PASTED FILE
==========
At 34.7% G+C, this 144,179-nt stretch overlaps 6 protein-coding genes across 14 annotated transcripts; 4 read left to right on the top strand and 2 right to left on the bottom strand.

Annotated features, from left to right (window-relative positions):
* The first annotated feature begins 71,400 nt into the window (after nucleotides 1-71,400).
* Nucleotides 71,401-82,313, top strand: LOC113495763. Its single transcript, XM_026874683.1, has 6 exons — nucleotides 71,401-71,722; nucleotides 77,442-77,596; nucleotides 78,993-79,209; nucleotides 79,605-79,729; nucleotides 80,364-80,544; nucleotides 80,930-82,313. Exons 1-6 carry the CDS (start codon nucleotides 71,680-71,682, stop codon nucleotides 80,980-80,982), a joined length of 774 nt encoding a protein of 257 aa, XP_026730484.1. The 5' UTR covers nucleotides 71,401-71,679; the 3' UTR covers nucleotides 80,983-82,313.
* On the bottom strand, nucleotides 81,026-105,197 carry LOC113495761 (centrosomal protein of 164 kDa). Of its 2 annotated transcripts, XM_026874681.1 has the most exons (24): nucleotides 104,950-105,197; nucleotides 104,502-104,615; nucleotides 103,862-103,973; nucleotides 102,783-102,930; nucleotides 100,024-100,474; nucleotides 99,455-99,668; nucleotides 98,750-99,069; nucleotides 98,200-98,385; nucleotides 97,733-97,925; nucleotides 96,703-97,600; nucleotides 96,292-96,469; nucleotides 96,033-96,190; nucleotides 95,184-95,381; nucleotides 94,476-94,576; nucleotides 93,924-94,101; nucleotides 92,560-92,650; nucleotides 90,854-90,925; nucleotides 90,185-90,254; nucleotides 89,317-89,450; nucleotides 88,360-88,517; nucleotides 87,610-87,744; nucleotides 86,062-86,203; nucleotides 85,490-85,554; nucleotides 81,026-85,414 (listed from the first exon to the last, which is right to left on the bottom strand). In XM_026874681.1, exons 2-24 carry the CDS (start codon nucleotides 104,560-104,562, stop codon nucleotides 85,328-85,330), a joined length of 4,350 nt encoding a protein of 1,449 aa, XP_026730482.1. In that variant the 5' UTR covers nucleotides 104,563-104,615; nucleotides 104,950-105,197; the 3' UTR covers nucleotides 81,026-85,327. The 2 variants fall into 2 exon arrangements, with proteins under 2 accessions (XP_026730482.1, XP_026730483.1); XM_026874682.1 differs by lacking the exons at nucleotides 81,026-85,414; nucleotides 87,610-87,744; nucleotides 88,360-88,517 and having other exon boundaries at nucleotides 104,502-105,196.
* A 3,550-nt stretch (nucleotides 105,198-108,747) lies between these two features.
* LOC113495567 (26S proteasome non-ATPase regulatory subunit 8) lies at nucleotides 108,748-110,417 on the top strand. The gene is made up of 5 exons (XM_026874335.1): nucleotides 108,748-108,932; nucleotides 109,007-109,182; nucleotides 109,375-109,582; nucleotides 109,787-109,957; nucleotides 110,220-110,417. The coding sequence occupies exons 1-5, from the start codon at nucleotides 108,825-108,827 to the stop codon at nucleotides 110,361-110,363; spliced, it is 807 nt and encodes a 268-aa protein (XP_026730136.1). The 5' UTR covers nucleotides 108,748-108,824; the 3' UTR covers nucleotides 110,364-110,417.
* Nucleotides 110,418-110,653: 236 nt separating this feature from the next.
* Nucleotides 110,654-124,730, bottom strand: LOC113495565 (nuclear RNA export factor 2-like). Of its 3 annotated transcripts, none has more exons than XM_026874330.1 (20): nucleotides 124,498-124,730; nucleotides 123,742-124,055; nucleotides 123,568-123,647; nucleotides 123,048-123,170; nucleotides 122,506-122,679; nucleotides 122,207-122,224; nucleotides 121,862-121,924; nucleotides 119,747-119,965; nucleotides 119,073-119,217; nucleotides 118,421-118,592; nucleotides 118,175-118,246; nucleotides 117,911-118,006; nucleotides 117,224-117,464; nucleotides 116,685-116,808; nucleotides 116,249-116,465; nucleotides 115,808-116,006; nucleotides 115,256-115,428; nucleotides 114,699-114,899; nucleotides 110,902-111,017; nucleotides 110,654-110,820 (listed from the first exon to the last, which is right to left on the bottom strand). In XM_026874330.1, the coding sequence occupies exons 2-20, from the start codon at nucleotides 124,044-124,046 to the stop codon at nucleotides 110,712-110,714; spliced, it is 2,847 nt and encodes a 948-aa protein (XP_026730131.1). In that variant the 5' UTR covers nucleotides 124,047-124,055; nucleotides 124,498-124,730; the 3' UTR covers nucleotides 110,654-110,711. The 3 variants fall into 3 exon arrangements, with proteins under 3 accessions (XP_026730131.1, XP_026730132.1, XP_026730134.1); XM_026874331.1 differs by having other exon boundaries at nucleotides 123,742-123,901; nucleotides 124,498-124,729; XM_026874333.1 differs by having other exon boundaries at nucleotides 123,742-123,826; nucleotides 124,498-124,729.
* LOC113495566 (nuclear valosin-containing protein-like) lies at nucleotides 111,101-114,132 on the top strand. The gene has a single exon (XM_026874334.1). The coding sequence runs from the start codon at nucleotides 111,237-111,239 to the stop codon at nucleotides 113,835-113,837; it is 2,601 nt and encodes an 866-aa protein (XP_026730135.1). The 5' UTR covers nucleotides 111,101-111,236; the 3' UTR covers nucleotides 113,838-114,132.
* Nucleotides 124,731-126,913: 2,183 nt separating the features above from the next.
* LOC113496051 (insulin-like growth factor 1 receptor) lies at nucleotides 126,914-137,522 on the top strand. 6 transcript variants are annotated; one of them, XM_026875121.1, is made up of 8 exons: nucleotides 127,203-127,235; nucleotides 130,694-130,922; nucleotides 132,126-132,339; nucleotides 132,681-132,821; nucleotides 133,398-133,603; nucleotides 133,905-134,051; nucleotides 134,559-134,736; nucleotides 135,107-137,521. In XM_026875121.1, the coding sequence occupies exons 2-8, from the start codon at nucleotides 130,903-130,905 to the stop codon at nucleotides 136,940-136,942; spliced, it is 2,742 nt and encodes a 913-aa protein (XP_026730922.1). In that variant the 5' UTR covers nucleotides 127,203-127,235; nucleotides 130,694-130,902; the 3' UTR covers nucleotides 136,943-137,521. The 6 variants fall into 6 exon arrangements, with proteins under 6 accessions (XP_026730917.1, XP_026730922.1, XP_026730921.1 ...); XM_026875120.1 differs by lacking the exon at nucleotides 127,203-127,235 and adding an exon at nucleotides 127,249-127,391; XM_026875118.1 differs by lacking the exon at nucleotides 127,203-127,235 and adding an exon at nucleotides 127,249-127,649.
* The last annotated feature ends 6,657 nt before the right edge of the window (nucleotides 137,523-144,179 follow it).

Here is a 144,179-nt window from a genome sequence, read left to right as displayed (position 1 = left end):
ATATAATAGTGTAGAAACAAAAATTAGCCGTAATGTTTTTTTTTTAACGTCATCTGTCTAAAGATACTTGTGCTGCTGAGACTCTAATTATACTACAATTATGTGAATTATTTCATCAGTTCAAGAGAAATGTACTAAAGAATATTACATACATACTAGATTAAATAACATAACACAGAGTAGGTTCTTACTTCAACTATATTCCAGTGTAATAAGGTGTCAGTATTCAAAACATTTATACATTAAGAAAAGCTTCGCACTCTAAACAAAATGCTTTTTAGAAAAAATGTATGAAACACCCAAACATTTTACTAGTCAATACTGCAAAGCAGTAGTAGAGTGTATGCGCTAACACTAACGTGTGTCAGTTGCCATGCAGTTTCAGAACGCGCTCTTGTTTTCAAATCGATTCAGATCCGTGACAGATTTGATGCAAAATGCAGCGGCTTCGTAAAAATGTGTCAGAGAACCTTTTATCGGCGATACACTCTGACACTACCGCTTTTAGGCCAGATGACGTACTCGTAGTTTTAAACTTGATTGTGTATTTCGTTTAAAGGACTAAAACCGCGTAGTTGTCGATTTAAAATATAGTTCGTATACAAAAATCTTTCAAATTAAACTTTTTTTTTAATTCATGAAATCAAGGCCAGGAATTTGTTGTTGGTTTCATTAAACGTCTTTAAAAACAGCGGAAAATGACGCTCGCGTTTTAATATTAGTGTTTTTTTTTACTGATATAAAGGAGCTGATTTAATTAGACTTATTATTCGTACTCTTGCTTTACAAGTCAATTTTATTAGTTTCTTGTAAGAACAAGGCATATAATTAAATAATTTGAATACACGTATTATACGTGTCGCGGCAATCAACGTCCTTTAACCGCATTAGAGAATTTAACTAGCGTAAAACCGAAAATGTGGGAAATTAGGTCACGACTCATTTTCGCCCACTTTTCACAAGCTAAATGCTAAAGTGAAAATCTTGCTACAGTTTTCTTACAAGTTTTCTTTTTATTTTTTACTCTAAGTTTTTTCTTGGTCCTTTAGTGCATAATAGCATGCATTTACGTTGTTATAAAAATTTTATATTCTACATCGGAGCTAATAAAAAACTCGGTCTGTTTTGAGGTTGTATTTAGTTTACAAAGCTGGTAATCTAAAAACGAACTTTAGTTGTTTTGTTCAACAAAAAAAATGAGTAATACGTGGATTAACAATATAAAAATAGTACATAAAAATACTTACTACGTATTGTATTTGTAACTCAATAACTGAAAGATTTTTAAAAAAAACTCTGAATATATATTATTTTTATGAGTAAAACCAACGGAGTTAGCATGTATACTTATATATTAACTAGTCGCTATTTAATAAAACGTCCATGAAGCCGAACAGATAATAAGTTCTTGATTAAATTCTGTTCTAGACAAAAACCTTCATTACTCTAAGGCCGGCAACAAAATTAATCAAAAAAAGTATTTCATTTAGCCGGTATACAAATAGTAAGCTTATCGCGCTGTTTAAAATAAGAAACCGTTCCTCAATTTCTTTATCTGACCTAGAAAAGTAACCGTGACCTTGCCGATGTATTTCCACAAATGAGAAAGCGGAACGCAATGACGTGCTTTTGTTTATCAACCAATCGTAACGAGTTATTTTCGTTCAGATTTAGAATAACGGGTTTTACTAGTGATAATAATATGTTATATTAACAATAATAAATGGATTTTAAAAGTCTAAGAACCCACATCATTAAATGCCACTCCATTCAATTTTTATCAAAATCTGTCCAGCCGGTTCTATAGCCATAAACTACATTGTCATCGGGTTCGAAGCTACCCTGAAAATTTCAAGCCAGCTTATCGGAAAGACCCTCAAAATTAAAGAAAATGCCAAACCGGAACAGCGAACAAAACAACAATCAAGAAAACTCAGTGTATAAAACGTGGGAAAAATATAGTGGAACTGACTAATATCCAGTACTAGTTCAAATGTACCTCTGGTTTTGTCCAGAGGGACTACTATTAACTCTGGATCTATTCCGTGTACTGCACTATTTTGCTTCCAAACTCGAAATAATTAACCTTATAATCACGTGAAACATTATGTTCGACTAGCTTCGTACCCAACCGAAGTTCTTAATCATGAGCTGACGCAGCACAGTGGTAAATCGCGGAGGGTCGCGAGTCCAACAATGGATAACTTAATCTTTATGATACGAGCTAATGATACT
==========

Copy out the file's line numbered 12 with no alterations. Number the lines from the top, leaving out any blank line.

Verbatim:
* LOC113496051 (insulin-like growth factor 1 receptor) lies at nucleotides 126,914-137,522 on the top strand. 6 transcript variants are annotated; one of them, XM_026875121.1, is made up of 8 exons: nucleotides 127,203-127,235; nucleotides 130,694-130,922; nucleotides 132,126-132,339; nucleotides 132,681-132,821; nucleotides 133,398-133,603; nucleotides 133,905-134,051; nucleotides 134,559-134,736; nucleotides 135,107-137,521. In XM_026875121.1, the coding sequence occupies exons 2-8, from the start codon at nucleotides 130,903-130,905 to the stop codon at nucleotides 136,940-136,942; spliced, it is 2,742 nt and encodes a 913-aa protein (XP_026730922.1). In that variant the 5' UTR covers nucleotides 127,203-127,235; nucleotides 130,694-130,902; the 3' UTR covers nucleotides 136,943-137,521. The 6 variants fall into 6 exon arrangements, with proteins under 6 accessions (XP_026730917.1, XP_026730922.1, XP_026730921.1 ...); XM_026875120.1 differs by lacking the exon at nucleotides 127,203-127,235 and adding an exon at nucleotides 127,249-127,391; XM_026875118.1 differs by lacking the exon at nucleotides 127,203-127,235 and adding an exon at nucleotides 127,249-127,649.